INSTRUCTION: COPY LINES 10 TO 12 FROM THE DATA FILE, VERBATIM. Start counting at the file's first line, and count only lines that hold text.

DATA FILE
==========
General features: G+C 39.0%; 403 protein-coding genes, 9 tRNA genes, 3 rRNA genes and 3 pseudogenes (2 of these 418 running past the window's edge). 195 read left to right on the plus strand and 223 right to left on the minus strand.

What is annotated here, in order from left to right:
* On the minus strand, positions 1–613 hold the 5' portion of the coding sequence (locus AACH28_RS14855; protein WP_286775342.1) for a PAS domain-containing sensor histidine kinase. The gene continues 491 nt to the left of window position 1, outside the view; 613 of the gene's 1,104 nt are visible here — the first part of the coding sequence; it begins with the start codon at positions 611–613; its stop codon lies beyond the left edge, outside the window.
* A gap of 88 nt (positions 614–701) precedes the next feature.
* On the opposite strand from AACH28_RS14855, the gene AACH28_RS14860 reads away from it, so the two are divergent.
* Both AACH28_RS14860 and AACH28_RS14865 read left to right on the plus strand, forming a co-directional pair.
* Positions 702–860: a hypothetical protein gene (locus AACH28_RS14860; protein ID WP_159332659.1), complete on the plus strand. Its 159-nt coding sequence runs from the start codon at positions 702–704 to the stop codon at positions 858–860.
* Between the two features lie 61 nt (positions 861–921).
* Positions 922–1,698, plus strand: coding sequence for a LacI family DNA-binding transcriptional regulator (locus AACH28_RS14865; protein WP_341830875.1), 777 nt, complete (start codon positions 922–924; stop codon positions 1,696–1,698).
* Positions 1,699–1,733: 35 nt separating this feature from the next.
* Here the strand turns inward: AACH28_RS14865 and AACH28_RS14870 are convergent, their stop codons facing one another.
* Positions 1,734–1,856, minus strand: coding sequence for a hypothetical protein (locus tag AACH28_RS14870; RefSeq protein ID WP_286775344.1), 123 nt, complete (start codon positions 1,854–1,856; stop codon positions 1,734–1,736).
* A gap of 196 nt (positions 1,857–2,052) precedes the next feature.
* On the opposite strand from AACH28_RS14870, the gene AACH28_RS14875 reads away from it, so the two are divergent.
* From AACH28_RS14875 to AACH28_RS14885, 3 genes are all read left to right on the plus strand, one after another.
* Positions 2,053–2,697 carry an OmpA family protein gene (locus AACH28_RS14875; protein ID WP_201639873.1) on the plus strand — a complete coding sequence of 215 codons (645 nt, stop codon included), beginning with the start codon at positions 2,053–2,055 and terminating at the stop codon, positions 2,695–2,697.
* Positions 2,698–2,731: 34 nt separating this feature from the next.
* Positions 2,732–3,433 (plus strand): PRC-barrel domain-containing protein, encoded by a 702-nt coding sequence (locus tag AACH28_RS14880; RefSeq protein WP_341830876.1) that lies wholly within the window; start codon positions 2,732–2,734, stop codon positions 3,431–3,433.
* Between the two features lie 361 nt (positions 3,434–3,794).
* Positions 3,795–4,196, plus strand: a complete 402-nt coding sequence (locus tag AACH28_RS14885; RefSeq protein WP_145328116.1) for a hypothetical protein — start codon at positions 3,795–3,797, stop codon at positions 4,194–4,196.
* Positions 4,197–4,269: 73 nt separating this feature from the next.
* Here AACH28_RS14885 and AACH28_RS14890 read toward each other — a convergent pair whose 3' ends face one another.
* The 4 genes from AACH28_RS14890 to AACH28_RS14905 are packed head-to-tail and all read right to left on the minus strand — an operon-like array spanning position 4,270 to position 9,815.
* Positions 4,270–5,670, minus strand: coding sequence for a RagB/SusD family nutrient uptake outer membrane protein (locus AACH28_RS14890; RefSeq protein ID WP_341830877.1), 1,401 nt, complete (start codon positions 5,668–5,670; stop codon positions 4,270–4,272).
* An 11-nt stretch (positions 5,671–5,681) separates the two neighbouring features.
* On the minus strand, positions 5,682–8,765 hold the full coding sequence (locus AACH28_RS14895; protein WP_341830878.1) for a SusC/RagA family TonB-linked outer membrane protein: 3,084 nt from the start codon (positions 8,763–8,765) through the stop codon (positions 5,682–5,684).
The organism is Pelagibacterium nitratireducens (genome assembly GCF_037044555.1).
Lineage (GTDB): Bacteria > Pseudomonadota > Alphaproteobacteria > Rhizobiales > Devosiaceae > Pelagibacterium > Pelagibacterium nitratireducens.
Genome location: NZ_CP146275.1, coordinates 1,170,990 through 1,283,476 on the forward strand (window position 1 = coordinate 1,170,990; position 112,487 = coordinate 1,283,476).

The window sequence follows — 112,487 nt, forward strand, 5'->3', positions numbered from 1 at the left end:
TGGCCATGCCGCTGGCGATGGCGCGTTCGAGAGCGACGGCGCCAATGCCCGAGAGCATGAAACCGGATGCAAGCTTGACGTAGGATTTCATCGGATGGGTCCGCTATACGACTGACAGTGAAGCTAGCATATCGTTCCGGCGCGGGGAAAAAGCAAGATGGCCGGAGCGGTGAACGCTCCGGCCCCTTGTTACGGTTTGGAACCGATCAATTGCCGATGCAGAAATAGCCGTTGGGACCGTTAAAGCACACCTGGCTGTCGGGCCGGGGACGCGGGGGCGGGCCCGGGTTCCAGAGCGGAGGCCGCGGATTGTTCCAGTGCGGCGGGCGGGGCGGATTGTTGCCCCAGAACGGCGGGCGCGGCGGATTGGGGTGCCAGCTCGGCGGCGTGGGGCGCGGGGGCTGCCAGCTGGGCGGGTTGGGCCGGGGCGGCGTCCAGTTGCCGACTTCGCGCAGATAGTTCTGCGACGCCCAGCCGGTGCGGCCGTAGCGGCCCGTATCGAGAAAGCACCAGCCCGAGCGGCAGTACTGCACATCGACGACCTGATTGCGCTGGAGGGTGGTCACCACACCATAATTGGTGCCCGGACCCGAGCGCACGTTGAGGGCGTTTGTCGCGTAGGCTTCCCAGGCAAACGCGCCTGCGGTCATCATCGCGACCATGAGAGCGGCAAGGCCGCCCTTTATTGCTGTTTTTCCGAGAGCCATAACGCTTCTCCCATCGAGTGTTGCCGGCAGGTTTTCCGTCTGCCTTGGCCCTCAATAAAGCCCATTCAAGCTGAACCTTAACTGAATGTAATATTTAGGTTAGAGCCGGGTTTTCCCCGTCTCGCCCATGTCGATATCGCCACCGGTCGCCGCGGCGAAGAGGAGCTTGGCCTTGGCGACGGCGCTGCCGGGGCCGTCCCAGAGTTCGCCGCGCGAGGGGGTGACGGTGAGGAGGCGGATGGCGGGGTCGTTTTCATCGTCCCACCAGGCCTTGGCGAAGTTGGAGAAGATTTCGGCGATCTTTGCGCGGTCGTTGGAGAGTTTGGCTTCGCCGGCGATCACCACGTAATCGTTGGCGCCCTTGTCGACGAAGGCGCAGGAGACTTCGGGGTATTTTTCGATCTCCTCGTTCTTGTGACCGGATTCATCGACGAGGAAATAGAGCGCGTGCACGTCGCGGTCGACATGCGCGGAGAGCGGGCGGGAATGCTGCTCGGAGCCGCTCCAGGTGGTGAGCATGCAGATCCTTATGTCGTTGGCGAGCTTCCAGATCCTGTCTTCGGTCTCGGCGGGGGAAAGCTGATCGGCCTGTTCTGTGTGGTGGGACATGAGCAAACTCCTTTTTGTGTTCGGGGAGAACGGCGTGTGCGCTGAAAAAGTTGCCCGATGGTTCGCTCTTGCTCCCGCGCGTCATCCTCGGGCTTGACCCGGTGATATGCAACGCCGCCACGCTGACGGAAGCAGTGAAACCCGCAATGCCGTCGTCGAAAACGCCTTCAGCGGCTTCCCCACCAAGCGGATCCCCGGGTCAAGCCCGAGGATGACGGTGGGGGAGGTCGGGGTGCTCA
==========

* Positions 1,699–1,733: 35 nt separating this feature from the next.
* Here the strand turns inward: AACH28_RS14865 and AACH28_RS14870 are convergent, their stop codons facing one another.
* Positions 1,734–1,856, minus strand: coding sequence for a hypothetical protein (locus tag AACH28_RS14870; RefSeq protein ID WP_286775344.1), 123 nt, complete (start codon positions 1,854–1,856; stop codon positions 1,734–1,736).